ampvis2: The bread and butter of our amplicon analyses: amp_heatmap!

(This post is part of a series of ongoing posts about selected ampvis2 features)

Now that the ampvis2 R package has got its own paper on bioRxiv it is a good time to also write a small blog post about our beloved heatmap, which Albertsen lab and the Center for Microbial Communities use in practically every amplicon analysis.

Why not stacked bar charts?

Getting a simple overview of the microbial community composition of environmental samples can be done in different ways. However, when visualisation of both the composition as well as abundance is desired, very few options exist. For visualisation at higher taxonomic levels (mostly phylum level) a common way of achieving this is to use a stacked bar chart, which can show the relative abundances of all taxa in each sample (example) for comparison. Sadly, stacked bar charts have somehow found a way into microbial ecology even though they are best used for much simpler data and to illustrate gradual changes between values, not large compositional differences as with microbial community data. One of the reasons is that there is only about a dozen or so of different colors that are easily distinguishable by the human eye. There are just not enough colors to cover just a fraction of the diversity in microbial community data. Another reason is that it can be very difficult, if not impossible, to easily read the exact values of each constituent bar (the abundance of a taxa in a sample) as they are shown as an interval. You would first have to judge what the lower and upper limits are, calculate the difference, and only then get the value, and then it would only be approximate. Have a look at this example plot showing the species level composition of a range of samples obtained by 16S amplicon sequencing:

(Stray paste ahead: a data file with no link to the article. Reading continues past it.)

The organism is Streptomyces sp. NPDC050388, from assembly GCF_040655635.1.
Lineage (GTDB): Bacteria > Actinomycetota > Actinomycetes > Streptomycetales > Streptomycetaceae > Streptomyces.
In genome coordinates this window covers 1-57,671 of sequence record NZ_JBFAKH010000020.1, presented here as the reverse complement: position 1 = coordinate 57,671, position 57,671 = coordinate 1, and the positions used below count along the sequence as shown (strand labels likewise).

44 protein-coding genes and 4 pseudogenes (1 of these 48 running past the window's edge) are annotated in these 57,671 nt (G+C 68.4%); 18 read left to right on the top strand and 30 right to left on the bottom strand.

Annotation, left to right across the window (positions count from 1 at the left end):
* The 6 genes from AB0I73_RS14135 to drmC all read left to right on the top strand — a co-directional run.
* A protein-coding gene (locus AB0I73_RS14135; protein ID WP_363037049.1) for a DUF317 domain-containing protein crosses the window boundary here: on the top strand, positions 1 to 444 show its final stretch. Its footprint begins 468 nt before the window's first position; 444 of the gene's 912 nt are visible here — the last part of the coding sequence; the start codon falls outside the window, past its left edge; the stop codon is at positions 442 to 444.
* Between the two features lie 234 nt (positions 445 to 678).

This just makes you reconsider why you would ever visualise anything. If the purpose of graphical visualisation is not to simplify and communicate an important message that would otherwise require pages of words to convey, then there are just no reasons to do it. For example, there are probably 7-8 different shades of green. Which one is E. coli? I can’t tell, but maybe you can. In any case, there should not be any doubt. When it comes to reading the relative abundances of the taxa in the samples, in most cases “around” X % abundance is fine to answer most research questions (there are biases anyways), but when you can’t tell the difference between taxa, the plot almost becomes useless.

Rethinking the heatmap